Starting a career in Web Development: World Youth Skills Day 2019


Hi Jen! Thanks for chatting to me today. So, how did you decide that you wanted to be a developer?
I had next to no exposure to web development or any kind of software code at school and I wasn’t introduced to it by any family members. So I never knew that it would be something that I would like at that stage and I didn’t know what I wanted to be when I was 18, but I was pretty good at Maths and Sciences, so I knew I wanted to do a degree in something analytical, so I decided on Maths. I kind of imagined I would end up as an accountant or an analyst of some kind. But then in my second year of uni, we did an introduction to programming module and I loved it. It was in C++ and it was just an introduction to the basic concepts like variables, for loops and data structures. As I was finishing up my Maths masters in America and I was thinking about jobs, I knew I wanted to start a career in development.

And how did you get there?

I tried to teach myself some form of web development so that I wasn’t completely clueless when applying for jobs, as I’d barely had any practical experience. Then I got a job as a Support Engineer in another organisation, which was an entry-level role, and I started by solving bugs and problems in code and talking with the dev team. From there, I’ve just been learning more, and now I’m here as a Full Stack Developer at C3!

Do you think that more could be done to help young, aspiring developers? 

My school was quite unique for offering no qualifications. It was quite traditional in the sense that it focused on preparing students for careers like accountancy, banking and medicine. I’m hearing that these days, children are developing in primary and secondary schools, which is great! Otherwise, there are a lot of people I know that get into it as they have been introduced by family members or get really into gaming, so start to build an interest in having powerful computers. That was never really the case for me, so it just shows you can get into development in so many ways as long as you are interested!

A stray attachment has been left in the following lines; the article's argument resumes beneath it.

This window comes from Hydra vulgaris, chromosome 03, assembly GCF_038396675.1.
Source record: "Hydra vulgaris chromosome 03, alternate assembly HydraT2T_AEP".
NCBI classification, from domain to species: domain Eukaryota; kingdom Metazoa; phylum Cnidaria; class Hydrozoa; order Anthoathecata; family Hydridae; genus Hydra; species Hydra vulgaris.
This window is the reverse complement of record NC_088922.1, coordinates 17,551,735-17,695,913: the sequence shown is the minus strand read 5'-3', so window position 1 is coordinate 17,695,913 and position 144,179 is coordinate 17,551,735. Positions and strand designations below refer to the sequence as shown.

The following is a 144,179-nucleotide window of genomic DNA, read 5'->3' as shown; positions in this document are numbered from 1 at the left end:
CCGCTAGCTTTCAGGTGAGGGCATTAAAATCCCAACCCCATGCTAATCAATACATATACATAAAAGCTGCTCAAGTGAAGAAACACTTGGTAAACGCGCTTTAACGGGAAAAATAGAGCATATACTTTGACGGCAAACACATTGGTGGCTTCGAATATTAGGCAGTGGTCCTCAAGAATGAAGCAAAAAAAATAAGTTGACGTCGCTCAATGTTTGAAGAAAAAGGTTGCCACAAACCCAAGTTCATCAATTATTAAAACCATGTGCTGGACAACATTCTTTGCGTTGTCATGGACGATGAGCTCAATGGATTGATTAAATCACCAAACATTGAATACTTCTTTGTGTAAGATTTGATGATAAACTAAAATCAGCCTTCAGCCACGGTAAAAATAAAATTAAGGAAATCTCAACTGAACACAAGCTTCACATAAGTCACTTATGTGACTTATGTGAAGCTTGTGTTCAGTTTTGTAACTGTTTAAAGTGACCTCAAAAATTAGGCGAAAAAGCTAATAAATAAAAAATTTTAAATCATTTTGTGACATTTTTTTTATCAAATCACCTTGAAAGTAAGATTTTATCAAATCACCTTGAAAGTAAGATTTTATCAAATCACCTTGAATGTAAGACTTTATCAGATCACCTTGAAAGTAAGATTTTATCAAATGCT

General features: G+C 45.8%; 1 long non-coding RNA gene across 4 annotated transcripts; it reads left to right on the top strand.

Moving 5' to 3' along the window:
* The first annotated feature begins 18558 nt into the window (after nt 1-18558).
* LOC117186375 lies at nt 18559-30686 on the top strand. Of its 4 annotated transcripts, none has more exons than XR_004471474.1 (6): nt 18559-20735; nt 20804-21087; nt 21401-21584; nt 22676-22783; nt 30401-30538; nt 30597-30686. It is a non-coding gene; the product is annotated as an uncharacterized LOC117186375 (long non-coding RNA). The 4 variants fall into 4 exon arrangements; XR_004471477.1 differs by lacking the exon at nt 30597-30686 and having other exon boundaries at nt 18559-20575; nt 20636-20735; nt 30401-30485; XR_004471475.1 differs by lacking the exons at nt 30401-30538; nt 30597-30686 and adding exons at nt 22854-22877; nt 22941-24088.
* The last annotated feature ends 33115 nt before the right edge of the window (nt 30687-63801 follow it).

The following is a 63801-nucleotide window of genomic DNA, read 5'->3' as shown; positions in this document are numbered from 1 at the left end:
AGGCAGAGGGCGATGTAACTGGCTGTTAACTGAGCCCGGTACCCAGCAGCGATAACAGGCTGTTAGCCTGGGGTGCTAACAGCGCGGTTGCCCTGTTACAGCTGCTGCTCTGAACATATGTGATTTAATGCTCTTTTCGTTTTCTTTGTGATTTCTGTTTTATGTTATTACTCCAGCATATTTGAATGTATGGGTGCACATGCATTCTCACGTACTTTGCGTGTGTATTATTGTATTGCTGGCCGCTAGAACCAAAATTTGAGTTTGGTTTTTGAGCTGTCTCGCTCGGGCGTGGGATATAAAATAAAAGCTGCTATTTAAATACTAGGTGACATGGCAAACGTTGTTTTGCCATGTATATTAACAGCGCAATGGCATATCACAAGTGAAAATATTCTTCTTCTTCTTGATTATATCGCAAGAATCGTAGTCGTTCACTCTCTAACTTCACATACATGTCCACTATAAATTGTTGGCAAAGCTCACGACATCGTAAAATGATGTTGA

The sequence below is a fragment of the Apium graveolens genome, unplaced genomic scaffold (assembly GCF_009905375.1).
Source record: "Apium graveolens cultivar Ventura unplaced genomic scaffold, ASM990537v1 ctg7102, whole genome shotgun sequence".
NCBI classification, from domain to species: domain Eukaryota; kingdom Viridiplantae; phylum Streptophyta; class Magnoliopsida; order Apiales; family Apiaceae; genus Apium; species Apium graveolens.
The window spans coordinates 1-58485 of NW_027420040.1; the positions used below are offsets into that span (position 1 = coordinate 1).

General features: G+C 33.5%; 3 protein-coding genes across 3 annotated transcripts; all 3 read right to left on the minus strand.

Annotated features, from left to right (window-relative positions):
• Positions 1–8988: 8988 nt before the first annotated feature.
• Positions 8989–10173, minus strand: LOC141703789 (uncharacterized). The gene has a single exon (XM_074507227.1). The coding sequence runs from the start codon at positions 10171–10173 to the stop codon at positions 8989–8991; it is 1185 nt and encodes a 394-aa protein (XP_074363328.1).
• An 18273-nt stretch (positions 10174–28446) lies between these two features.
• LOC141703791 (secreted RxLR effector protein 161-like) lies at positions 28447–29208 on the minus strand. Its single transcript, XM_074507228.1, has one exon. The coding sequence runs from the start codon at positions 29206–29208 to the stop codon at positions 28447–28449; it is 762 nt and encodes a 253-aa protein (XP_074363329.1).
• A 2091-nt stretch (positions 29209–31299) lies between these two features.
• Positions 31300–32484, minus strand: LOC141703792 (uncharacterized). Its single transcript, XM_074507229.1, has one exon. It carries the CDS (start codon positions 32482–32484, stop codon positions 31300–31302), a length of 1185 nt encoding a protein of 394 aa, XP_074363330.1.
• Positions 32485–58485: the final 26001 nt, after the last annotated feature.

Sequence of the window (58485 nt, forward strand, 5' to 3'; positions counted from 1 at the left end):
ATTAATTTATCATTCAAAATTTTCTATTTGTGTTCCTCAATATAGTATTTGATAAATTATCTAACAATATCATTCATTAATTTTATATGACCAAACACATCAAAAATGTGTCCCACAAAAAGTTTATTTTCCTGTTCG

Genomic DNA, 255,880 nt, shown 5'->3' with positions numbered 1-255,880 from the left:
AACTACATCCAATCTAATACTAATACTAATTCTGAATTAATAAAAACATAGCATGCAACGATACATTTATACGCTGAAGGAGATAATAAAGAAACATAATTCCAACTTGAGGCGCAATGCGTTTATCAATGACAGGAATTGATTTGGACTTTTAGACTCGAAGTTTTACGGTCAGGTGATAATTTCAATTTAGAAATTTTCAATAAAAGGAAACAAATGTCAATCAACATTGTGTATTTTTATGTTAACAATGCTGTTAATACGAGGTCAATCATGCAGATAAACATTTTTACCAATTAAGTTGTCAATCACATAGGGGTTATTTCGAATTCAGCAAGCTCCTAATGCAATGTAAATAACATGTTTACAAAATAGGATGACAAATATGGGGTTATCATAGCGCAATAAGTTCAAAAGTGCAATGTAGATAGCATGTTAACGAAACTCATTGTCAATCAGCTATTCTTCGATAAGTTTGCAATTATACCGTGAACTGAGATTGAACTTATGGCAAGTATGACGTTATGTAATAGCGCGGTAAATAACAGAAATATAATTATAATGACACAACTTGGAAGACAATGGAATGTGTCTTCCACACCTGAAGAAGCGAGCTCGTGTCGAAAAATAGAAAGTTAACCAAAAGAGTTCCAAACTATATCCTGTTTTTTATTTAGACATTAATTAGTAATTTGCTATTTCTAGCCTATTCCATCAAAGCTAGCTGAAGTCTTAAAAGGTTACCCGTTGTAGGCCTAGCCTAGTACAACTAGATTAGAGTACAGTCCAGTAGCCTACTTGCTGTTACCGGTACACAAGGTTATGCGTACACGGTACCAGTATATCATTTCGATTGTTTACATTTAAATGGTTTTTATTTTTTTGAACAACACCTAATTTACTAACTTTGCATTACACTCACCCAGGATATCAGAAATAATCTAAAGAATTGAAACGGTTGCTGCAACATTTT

What is the best thing about being a developer?

Being able to go through the logic and seeing something that you have been working on taking shape.

Now you’re in the world of work, what are good transferable skills to have as a developer, aside from the technical knowledge? 

Definitely problem solving and enjoying solving problems. So if you enjoy puzzles, crosswords and sudoku for example, then that suggests you might enjoy development because a lot of it is thinking ‘I want to turn this data into something. What’s the best way to do that?’. Also, being interested in the future and in innovation, because things are constantly changing. You won’t get bored easily because if you’re in this career, you’re unlikely to be doing the same thing for the rest of your life. This can definitely be the case with many careers, but this one in particular is certain to change regularly. There will always be a new thing to learn.

What does the future hold for you?

In the near future, I’ll still be doing exactly what I’m doing now. I love development! I know a lot of people definitely aspire to lead a team or lead a project, which would definitely be great, but right now I’m not itching to do that because I’m just enjoying this too much!